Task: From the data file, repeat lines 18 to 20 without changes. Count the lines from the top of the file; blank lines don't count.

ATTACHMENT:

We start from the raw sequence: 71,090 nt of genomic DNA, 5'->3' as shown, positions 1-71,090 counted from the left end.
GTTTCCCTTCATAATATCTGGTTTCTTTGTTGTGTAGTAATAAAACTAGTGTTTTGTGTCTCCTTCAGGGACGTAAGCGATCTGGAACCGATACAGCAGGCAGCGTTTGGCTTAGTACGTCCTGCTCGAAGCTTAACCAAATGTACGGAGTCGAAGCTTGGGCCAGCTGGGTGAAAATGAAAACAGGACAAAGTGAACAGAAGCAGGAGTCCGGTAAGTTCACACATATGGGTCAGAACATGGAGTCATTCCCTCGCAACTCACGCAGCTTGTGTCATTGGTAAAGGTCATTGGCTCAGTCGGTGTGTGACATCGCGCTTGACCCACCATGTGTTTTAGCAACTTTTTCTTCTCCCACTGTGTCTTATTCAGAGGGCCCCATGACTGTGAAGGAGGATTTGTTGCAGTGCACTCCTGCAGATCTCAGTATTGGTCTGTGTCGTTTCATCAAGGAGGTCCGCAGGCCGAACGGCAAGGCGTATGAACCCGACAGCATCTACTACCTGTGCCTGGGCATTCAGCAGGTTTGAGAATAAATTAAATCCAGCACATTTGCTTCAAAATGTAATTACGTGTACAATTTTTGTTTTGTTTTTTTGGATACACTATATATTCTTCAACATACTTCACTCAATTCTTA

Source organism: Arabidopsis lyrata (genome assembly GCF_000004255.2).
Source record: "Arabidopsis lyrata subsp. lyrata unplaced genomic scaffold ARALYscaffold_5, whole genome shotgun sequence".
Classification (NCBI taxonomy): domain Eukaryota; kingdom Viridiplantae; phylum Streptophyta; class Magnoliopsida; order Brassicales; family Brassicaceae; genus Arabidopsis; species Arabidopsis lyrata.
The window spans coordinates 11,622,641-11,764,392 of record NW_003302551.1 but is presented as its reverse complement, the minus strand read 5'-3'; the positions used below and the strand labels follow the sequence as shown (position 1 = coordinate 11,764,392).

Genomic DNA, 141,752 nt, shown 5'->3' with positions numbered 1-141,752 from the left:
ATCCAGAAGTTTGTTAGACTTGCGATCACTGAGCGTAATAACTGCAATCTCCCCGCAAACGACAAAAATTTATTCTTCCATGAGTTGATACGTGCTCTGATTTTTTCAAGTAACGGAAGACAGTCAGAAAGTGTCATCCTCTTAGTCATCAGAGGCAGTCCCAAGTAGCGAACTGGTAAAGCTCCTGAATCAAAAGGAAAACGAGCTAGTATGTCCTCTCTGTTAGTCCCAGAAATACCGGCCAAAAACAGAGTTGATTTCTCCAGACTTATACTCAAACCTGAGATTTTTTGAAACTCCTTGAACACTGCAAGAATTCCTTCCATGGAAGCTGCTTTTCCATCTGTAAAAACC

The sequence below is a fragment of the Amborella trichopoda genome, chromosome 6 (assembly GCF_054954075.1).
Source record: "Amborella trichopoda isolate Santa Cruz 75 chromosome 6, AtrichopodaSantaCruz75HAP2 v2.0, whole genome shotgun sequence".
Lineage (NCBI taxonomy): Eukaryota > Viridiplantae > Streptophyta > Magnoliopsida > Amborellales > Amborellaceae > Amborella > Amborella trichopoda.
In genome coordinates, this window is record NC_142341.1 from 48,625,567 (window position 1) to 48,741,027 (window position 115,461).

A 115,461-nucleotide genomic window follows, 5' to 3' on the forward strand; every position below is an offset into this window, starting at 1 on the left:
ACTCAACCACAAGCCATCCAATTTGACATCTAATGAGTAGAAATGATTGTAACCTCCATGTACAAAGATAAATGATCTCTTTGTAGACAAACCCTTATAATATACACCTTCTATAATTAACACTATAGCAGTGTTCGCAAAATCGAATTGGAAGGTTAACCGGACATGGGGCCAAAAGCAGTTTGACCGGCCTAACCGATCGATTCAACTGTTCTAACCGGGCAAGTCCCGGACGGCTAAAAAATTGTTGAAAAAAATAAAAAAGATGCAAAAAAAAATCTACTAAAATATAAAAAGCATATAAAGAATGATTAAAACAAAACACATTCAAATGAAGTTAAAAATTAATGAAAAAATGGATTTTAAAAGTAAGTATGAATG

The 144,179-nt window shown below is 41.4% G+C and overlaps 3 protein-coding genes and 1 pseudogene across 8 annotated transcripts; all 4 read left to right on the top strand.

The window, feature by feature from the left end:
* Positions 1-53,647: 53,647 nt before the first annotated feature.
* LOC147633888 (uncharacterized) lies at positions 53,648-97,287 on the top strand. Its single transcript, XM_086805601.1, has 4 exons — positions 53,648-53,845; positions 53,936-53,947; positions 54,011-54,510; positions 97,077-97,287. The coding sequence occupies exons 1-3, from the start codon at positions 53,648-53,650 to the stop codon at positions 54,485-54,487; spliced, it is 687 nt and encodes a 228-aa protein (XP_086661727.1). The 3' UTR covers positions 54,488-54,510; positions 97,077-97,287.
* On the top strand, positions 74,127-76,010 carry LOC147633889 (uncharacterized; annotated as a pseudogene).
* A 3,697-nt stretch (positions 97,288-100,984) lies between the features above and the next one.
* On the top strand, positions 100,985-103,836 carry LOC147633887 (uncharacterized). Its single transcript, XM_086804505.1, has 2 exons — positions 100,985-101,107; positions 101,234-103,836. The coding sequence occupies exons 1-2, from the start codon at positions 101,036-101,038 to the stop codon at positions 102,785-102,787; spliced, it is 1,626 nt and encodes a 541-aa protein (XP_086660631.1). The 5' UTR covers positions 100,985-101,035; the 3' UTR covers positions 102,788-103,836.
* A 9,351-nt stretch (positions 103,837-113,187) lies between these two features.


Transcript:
* LOC147633888 (uncharacterized) lies at positions 53,648-97,287 on the top strand. Its single transcript, XM_086805601.1, has 4 exons — positions 53,648-53,845; positions 53,936-53,947; positions 54,011-54,510; positions 97,077-97,287. The coding sequence occupies exons 1-3, from the start codon at positions 53,648-53,650 to the stop codon at positions 54,485-54,487; spliced, it is 687 nt and encodes a 228-aa protein (XP_086661727.1). The 3' UTR covers positions 54,488-54,510; positions 97,077-97,287.
* On the top strand, positions 74,127-76,010 carry LOC147633889 (uncharacterized; annotated as a pseudogene).
* A 3,697-nt stretch (positions 97,288-100,984) lies between the features above and the next one.